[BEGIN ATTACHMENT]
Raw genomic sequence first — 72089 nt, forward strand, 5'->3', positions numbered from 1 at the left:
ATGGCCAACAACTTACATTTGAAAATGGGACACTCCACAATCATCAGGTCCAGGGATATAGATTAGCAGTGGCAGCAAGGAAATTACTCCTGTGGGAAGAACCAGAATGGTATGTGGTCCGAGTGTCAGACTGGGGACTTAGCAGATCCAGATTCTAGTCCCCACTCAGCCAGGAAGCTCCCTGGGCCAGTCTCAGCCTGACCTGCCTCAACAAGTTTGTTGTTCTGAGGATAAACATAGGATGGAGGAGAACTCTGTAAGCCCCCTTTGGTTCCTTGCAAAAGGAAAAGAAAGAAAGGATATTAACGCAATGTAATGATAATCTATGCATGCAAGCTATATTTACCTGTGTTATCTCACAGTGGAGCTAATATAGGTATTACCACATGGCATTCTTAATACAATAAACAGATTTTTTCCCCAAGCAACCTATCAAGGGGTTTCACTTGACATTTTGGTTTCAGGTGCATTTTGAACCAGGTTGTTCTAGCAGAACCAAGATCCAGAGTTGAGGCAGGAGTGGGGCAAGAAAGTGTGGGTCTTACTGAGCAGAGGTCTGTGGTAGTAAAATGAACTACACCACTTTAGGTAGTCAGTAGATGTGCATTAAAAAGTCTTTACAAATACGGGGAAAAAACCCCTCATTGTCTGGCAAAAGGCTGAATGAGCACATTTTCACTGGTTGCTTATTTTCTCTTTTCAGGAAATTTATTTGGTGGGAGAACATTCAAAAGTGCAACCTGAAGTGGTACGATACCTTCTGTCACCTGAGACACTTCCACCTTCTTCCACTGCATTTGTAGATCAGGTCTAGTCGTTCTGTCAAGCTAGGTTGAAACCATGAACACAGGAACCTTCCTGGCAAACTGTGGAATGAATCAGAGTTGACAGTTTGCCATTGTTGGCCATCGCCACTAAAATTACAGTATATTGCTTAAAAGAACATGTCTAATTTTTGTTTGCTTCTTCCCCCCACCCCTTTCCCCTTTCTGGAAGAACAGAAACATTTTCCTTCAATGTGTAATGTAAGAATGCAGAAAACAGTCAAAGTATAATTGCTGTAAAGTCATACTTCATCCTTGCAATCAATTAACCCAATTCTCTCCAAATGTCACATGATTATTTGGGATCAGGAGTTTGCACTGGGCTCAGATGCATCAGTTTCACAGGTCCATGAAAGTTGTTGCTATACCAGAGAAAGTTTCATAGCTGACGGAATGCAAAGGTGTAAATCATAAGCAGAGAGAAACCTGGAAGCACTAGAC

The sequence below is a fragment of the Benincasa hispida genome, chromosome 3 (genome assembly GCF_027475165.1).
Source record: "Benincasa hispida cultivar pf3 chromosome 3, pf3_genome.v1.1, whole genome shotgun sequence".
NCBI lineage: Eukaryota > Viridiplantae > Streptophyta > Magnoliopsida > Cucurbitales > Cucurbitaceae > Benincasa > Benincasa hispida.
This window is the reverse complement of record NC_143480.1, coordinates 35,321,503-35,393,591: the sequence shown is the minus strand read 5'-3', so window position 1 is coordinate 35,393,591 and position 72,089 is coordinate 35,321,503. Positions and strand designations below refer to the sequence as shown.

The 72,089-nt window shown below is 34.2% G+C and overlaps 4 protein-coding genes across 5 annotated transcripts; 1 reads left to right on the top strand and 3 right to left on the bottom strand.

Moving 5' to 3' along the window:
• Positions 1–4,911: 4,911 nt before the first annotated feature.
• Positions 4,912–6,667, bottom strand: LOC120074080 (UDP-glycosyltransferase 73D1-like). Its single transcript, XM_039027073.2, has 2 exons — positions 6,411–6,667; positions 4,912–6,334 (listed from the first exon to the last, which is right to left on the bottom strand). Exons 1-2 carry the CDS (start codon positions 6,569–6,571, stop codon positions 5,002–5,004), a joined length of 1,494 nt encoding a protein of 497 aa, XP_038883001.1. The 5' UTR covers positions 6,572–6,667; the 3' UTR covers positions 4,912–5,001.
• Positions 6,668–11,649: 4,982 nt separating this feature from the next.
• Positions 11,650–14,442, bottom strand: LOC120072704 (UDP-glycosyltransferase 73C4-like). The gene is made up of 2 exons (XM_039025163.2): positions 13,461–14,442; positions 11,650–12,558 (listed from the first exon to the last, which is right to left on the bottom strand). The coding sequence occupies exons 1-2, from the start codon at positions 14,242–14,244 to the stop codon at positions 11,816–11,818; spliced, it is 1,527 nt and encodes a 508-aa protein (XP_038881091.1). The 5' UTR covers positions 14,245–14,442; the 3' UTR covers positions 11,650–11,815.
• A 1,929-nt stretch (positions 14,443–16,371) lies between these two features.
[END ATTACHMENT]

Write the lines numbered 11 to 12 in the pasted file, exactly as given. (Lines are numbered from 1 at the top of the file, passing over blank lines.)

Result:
• Positions 6,668–11,649: 4,982 nt separating this feature from the next.
• Positions 11,650–14,442, bottom strand: LOC120072704 (UDP-glycosyltransferase 73C4-like). The gene is made up of 2 exons (XM_039025163.2): positions 13,461–14,442; positions 11,650–12,558 (listed from the first exon to the last, which is right to left on the bottom strand). The coding sequence occupies exons 1-2, from the start codon at positions 14,242–14,244 to the stop codon at positions 11,816–11,818; spliced, it is 1,527 nt and encodes a 508-aa protein (XP_038881091.1). The 5' UTR covers positions 14,245–14,442; the 3' UTR covers positions 11,650–11,815.